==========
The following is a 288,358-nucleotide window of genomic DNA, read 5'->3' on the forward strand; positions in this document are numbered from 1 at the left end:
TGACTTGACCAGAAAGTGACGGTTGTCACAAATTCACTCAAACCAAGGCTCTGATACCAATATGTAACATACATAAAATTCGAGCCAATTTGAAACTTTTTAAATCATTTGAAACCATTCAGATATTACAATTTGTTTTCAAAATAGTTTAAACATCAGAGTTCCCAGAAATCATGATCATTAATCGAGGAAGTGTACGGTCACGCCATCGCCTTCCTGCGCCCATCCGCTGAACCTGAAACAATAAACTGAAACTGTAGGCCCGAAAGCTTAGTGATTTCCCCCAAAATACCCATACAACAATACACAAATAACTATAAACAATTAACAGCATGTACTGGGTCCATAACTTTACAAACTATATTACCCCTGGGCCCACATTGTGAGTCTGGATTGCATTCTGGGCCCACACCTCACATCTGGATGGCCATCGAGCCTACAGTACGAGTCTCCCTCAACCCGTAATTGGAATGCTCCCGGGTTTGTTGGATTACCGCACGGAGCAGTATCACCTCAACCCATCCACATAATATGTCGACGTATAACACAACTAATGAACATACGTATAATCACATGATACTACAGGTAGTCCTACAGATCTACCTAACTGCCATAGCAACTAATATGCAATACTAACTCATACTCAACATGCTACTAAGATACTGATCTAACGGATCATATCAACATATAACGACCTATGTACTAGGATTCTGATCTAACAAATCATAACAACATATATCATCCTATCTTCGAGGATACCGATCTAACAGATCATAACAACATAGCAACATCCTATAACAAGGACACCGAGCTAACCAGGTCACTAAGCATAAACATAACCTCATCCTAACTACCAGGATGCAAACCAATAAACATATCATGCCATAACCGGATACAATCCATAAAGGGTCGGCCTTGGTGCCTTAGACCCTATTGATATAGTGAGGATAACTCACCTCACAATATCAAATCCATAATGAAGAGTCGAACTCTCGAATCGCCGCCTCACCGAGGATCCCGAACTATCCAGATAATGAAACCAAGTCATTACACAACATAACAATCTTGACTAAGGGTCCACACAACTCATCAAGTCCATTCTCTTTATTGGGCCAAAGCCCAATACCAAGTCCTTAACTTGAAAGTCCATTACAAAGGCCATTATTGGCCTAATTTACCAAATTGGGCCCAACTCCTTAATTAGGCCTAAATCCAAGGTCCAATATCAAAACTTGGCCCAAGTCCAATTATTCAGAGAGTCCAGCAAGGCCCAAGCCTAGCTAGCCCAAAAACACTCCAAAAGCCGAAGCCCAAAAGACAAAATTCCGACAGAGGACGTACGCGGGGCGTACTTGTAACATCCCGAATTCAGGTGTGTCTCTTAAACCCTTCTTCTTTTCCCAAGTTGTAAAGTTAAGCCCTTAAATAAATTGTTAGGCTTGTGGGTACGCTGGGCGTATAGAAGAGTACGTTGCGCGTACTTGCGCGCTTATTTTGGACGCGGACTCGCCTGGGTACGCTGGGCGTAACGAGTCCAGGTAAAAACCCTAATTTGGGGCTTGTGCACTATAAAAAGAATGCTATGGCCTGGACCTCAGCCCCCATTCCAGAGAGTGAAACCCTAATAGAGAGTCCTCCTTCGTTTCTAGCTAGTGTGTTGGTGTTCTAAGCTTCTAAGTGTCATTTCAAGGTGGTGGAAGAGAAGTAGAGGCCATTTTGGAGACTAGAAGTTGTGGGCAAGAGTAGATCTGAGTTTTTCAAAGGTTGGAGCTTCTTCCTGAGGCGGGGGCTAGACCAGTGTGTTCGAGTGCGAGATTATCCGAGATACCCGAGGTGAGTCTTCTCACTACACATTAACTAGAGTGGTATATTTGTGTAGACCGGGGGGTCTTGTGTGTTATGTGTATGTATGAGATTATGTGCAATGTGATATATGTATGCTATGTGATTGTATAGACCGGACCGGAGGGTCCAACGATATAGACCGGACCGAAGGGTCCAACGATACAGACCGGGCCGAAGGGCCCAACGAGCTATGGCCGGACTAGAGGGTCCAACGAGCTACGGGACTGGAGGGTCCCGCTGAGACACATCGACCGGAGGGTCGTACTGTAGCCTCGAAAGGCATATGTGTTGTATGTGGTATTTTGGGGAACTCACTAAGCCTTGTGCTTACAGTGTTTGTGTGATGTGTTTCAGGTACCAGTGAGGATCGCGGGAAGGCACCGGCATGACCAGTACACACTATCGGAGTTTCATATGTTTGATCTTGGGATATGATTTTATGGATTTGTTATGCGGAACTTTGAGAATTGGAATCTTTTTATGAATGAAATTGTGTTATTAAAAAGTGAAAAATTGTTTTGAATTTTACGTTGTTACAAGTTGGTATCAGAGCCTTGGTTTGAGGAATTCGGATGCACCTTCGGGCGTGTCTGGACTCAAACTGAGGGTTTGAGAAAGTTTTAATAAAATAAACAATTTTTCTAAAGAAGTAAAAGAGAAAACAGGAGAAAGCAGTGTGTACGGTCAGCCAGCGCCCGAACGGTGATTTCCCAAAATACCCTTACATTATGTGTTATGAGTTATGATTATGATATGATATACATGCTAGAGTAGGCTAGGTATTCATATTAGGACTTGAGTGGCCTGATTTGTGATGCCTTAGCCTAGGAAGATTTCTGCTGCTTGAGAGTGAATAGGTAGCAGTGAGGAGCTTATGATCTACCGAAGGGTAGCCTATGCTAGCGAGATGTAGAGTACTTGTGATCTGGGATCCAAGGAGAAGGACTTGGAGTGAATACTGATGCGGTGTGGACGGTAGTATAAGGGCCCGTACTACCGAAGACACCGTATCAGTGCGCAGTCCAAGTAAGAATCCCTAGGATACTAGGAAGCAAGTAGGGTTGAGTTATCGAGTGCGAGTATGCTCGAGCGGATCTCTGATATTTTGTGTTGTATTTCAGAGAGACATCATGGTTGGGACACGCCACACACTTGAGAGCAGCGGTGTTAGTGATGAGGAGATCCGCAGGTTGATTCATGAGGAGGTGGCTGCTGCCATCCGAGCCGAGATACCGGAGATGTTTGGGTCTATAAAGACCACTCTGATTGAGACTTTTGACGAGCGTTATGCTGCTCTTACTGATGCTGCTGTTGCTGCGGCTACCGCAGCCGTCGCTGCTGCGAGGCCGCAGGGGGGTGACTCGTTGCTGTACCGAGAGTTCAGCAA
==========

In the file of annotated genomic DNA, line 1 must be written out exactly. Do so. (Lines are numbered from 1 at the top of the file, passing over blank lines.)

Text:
The following is a 288,358-nucleotide window of genomic DNA, read 5'->3' on the forward strand; positions in this document are numbered from 1 at the left end: